If you work as a commissioner of the Malawi Electoral Commission (MEC) you may be wondering what non-governmental and civil society groups take you for. If you have been asking yourselves these questions but you did not come to an answer, I will help you. But if you have already come up with an answer, well, we can compare notes and see whether we have been thinking in the same way. The short of it is that the civil society and non-governmental organisations people, at least those who appear in newspapers and speak on radio this and that, do not rate you highly. They think that you do not deserve the posts which you hold, you have no bills to pay and all your children have completed education. They also believe that you should work as community volunteers and expect very little in terms of money in return. After all, you are already well paid, your job other than that of the chair of the commission who must be a High Court Judge, does not require stellar qualifications. That, puts you in the collision course with civil society, never mind some are the briefcase type, but still on that collision course.
Let me take you back to substantiate the answer I have given. President Peter Mutharika and some number of people travel to the United States for the United Nations General Assembly. Mutharika thinks, in 1993, Malawians were saying that they did not want “nkhuku ya Mikolongwe” (a derogatory term towards President Kamuzu Banda being described as a mikolongwe chicken meaning a battery cage chicken). Kamuzu rarely went out to regional or international meetings. He was incensed there was a lot of talking and no action. At the Southern African Coordinating Community (SADCC), the president would chastise apartheid South Africa while Kamuzu’s heart was with President Botha. So, in his wisdom, he would send Mr Kantogo Mwale to speak at the United Nations, Wadson Bini Deleza or Stanford Demba as his envoy. Thus, he was named “battery cage chicken” aka “nkhuku ya Mikolongwe”.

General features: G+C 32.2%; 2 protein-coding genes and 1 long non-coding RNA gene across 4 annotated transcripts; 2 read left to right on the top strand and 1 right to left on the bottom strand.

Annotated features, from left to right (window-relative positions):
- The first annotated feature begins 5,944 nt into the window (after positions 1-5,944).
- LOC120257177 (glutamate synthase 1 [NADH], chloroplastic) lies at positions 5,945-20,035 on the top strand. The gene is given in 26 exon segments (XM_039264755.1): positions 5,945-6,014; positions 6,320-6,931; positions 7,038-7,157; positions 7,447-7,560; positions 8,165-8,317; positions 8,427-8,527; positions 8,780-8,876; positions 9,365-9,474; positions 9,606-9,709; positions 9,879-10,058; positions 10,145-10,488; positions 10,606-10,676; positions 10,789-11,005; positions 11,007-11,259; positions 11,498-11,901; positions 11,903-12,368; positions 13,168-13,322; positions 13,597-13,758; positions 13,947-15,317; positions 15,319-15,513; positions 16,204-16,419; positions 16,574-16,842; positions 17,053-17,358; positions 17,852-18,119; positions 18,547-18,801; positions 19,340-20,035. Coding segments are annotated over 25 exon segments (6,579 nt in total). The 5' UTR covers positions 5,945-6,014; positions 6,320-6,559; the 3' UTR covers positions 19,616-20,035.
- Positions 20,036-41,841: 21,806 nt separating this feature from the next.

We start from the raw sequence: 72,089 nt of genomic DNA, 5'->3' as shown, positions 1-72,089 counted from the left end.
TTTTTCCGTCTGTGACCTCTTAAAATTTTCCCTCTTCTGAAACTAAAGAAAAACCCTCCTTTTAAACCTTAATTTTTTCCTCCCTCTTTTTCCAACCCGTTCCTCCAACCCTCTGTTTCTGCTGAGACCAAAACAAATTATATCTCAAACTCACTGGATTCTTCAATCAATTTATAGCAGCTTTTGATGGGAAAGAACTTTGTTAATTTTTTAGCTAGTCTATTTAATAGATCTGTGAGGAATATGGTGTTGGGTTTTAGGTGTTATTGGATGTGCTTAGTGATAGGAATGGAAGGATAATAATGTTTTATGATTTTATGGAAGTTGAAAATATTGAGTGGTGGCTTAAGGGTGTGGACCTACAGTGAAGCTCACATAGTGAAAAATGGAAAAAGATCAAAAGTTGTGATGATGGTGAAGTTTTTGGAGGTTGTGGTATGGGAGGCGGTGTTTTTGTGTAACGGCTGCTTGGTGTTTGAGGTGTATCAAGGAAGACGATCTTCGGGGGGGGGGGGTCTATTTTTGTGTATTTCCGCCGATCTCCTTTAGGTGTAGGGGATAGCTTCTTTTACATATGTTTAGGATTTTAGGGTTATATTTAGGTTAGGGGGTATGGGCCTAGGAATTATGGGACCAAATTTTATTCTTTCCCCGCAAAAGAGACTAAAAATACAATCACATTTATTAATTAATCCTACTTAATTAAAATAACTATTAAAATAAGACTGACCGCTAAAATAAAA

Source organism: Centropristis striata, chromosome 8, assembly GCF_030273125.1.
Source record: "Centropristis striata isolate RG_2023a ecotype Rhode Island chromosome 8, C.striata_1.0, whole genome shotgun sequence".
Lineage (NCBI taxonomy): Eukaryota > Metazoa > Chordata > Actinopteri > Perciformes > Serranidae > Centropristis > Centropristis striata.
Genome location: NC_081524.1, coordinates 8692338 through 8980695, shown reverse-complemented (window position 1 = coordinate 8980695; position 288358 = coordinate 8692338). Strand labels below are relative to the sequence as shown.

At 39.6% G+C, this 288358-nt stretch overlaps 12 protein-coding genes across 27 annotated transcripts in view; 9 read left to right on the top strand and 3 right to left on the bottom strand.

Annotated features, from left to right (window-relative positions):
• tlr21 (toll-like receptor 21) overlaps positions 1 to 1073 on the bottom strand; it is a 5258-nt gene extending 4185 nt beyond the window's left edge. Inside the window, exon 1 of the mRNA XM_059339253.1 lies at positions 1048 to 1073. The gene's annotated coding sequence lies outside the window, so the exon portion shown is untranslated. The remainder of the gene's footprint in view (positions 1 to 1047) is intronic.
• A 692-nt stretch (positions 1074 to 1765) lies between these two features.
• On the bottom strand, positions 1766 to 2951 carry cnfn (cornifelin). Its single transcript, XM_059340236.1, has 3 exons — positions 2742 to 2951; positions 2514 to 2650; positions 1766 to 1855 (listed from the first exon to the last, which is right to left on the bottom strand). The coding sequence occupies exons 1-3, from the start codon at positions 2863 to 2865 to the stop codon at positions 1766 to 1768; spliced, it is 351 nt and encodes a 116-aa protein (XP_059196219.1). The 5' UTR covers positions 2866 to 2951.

President Mutharika comes back from New York. We blame him for squandering a lot of money. Mutharika consults with Goodall Gondwe. Goodall confirms there is little money in the coffers. Mutharika speaks and indicates pay rises in the public service will be difficult to come by. People scream and accuses him of being insensitive. The cost of living has gone up so high. How dare you, to think that we do not deserve a pay rise? A massive one for that matter. Someone from State House clarifies the president’s speech. By the way, he did not say that. The more he clarifies, the more it looks like, in the words of Mr Dausi, “linguistic inexactitude.” So, MEC says, well let us have a pay rise, 170 percent. The screaming is deafening. Now the cost of living is not so high. Things are okay now. The MEC officers do only get an allowance. Allowances must never be raised. The thinking I suppose is: If it is you for a rise, it is ok, if it is MEC, no! Amangweetu? What kind? n